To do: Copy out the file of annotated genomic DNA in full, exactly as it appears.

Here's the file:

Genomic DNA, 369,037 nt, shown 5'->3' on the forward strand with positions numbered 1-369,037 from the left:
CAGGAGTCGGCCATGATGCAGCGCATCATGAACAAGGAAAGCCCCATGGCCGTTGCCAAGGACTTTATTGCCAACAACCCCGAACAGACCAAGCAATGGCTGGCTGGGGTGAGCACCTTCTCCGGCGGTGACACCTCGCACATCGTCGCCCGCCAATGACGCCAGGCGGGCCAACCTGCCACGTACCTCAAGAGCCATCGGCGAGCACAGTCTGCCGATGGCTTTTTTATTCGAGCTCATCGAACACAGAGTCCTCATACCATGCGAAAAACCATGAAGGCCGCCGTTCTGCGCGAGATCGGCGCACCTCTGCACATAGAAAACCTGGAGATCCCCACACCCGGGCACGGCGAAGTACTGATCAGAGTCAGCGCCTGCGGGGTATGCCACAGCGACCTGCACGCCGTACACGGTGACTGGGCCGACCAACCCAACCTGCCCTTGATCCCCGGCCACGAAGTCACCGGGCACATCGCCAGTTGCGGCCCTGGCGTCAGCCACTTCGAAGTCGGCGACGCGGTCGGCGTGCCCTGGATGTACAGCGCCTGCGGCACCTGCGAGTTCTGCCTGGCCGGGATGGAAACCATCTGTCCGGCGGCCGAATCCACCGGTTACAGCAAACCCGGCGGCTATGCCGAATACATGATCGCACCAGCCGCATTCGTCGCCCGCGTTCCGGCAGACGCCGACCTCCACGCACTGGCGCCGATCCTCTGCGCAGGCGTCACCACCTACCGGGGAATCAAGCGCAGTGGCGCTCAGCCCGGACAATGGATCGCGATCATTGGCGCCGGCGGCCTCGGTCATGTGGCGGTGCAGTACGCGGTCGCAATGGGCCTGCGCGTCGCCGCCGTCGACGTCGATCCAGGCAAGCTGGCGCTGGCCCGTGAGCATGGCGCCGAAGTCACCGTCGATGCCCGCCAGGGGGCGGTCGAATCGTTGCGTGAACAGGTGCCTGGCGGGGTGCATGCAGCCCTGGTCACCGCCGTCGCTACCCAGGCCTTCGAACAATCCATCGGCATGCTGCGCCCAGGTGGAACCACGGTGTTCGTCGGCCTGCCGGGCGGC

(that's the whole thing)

Genomic DNA, 369,037 nt, shown 5'->3' on the forward strand with positions numbered 1-369,037 from the left:
CAGGAGTCGGCCATGATGCAGCGCATCATGAACAAGGAAAGCCCCATGGCCGTTGCCAAGGACTTTATTGCCAACAACCCCGAACAGACCAAGCAATGGCTGGCTGGGGTGAGCACCTTCTCCGGCGGTGACACCTCGCACATCGTCGCCCGCCAATGACGCCAGGCGGGCCAACCTGCCACGTACCTCAAGAGCCATCGGCGAGCACAGTCTGCCGATGGCTTTTTTATTCGAGCTCATCGAACACAGAGTCCTCATACCATGCGAAAAACCATGAAGGCCGCCGTTCTGCGCGAGATCGGCGCACCTCTGCACATAGAAAACCTGGAGATCCCCACACCCGGGCACGGCGAAGTACTGATCAGAGTCAGCGCCTGCGGGGTATGCCACAGCGACCTGCACGCCGTACACGGTGACTGGGCCGACCAACCCAACCTGCCCTTGATCCCCGGCCACGAAGTCACCGGGCACATCGCCAGTTGCGGCCCTGGCGTCAGCCACTTCGAAGTCGGCGACGCGGTCGGCGTGCCCTGGATGTACAGCGCCTGCGGCACCTGCGAGTTCTGCCTGGCCGGGATGGAAACCATCTGTCCGGCGGCCGAATCCACCGGTTACAGCAAACCCGGCGGCTATGCCGAATACATGATCGCACCAGCCGCATTCGTCGCCCGCGTTCCGGCAGACGCCGACCTCCACGCACTGGCGCCGATCCTCTGCGCAGGCGTCACCACCTACCGGGGAATCAAGCGCAGTGGCGCTCAGCCCGGACAATGGATCGCGATCATTGGCGCCGGCGGCCTCGGTCATGTGGCGGTGCAGTACGCGGTCGCAATGGGCCTGCGCGTCGCCGCCGTCGACGTCGATCCAGGCAAGCTGGCGCTGGCCCGTGAGCATGGCGCCGAAGTCACCGTCGATGCCCGCCAGGGGGCGGTCGAATCGTTGCGTGAACAGGTGCCTGGCGGGGTGCATGCAGCCCTGGTCACCGCCGTCGCTACCCAGGCCTTCGAACAATCCATCGGCATGCTGCGCCCAGGTGGAACCACGGTGTTCGTCGGCCTGCCGGGCGGC